We thought it our duty to provide ourselves with these means of defence, though we had some reason to believe that the generosity of our enemies had, in a great measure, rendered them superfluous. We were informed at Canton, that the public prints, which had arrived last from England, made mention of instructions having been found on board all the French ships of war, captured in Europe, directing their commanders, in case of falling in with the ships that sailed under the command of Captain Cook, to suffer them to proceed on their voyage without molestation. The same orders were also said to have been given by the American congress to the vessels employed in their service. As this intelligence was farther confirmed by the private letters of several of the supercargoes, Captain Gore thought himself bound, in return for the liberal exceptions made in our favour, to refrain from availing himself of any opportunities of capture which these seas might afford, and to preserve, throughout his voyage, the strictest neutrality.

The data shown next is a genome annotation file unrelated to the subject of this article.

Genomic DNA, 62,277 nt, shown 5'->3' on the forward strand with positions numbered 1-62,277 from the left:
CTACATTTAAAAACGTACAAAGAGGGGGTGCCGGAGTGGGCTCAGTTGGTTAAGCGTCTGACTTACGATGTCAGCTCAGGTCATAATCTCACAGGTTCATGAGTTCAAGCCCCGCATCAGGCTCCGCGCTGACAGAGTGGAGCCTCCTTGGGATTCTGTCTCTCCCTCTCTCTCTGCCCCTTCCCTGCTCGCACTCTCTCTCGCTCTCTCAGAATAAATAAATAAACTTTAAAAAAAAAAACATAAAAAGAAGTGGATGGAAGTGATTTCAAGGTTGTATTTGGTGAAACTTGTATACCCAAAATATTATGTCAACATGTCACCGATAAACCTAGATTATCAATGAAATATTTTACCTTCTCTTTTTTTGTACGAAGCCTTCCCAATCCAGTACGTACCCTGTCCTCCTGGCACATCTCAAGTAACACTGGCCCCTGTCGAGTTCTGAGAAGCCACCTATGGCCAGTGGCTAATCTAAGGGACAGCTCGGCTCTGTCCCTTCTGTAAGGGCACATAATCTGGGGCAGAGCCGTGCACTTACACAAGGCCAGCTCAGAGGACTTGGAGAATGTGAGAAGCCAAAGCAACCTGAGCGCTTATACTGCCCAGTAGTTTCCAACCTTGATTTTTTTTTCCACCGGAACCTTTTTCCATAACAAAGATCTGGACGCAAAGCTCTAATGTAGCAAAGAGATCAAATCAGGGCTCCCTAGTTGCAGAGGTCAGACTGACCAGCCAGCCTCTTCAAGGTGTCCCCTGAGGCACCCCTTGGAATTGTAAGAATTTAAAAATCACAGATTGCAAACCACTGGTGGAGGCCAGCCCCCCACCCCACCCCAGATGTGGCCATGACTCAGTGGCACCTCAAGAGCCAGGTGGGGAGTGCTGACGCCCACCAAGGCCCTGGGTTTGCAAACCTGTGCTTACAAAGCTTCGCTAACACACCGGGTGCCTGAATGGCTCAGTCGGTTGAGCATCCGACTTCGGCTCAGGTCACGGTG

At two in the afternoon, having got under sail, the Resolution saluted the fort of Macao with eleven guns, which was returned with the same number. At five, the wind dropping, the ship missed stays, and drove into shallow water; but, by carrying out an anchor, she was hauled off without receiving the smallest damage. The weather continuing calm, we were obliged to warp out into the entrance of the Typa, which we gained by eight o’clock, and lay there till nine the next morning; when, by the help of a fresh breeze from the east, we stood to the southward, between Potoe and Wungboo.
At noon, we were saluted by a Swedish ship, as she passed us, on her way to Europe. At four, the Ladrone bore E., distant two leagues. We now steered S. 1/2 E., with a fresh breeze from the E.N.E., without any occurrence worth remarking, till noon of the 15th, when, being in latitude 18 deg. 57’, and longitude 114 deg. 13’, the wind veering to the N., we directed our course half a point more to the eastward, in order to strike soundings over the Macclesfield Bank. This we effected at eight in the evening of the 16th, and found the depth of water to be fifty fathoms, over a bottom of white sand and shells. This part of the Macclesfield shoals we placed in latitude 15 deg. 51’, and in longitude 114 deg. 20’; which agrees very exactly with the position given in Mr Dalrymple’s map, whose general accuracy, if it stood in need of any support, was confirmed, in this instance, by a great number of lunar observations, which we had an opportunity of making every day since we left the Typa. The variation was found to be, in the forenoon, 0 deg. 39’ W.